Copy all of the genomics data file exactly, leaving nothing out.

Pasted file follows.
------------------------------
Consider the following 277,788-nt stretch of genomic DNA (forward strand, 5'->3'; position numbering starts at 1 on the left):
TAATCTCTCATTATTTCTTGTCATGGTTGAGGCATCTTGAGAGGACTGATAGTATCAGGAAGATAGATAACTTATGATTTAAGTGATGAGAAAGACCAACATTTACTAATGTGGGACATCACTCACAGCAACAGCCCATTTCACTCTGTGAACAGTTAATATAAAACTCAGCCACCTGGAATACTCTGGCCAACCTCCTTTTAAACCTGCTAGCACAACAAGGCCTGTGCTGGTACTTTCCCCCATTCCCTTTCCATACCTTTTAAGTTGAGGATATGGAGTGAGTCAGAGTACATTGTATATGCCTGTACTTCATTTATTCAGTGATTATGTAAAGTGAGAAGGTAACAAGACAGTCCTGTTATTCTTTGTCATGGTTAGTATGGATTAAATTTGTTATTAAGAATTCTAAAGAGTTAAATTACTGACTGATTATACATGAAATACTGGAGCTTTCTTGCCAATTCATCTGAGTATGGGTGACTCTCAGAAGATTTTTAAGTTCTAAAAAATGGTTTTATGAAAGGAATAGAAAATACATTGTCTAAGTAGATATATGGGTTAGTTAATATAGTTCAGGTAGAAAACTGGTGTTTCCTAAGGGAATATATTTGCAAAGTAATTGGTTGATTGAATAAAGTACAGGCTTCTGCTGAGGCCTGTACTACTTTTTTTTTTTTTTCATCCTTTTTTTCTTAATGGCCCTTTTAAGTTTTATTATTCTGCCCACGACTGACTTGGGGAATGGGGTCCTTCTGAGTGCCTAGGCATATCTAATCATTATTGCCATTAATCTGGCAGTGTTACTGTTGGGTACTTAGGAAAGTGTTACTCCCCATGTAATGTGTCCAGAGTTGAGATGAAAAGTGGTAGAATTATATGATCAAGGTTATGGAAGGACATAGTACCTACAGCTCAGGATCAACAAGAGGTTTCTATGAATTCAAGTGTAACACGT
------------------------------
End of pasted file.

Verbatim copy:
Consider the following 277,788-nt stretch of genomic DNA (forward strand, 5'->3'; position numbering starts at 1 on the left):
TAATCTCTCATTATTTCTTGTCATGGTTGAGGCATCTTGAGAGGACTGATAGTATCAGGAAGATAGATAACTTATGATTTAAGTGATGAGAAAGACCAACATTTACTAATGTGGGACATCACTCACAGCAACAGCCCATTTCACTCTGTGAACAGTTAATATAAAACTCAGCCACCTGGAATACTCTGGCCAACCTCCTTTTAAACCTGCTAGCACAACAAGGCCTGTGCTGGTACTTTCCCCCATTCCCTTTCCATACCTTTTAAGTTGAGGATATGGAGTGAGTCAGAGTACATTGTATATGCCTGTACTTCATTTATTCAGTGATTATGTAAAGTGAGAAGGTAACAAGACAGTCCTGTTATTCTTTGTCATGGTTAGTATGGATTAAATTTGTTATTAAGAATTCTAAAGAGTTAAATTACTGACTGATTATACATGAAATACTGGAGCTTTCTTGCCAATTCATCTGAGTATGGGTGACTCTCAGAAGATTTTTAAGTTCTAAAAAATGGTTTTATGAAAGGAATAGAAAATACATTGTCTAAGTAGATATATGGGTTAGTTAATATAGTTCAGGTAGAAAACTGGTGTTTCCTAAGGGAATATATTTGCAAAGTAATTGGTTGATTGAATAAAGTACAGGCTTCTGCTGAGGCCTGTACTACTTTTTTTTTTTTTTCATCCTTTTTTTCTTAATGGCCCTTTTAAGTTTTATTATTCTGCCCACGACTGACTTGGGGAATGGGGTCCTTCTGAGTGCCTAGGCATATCTAATCATTATTGCCATTAATCTGGCAGTGTTACTGTTGGGTACTTAGGAAAGTGTTACTCCCCATGTAATGTGTCCAGAGTTGAGATGAAAAGTGGTAGAATTATATGATCAAGGTTATGGAAGGACATAGTACCTACAGCTCAGGATCAACAAGAGGTTTCTATGAATTCAAGTGTAACACGT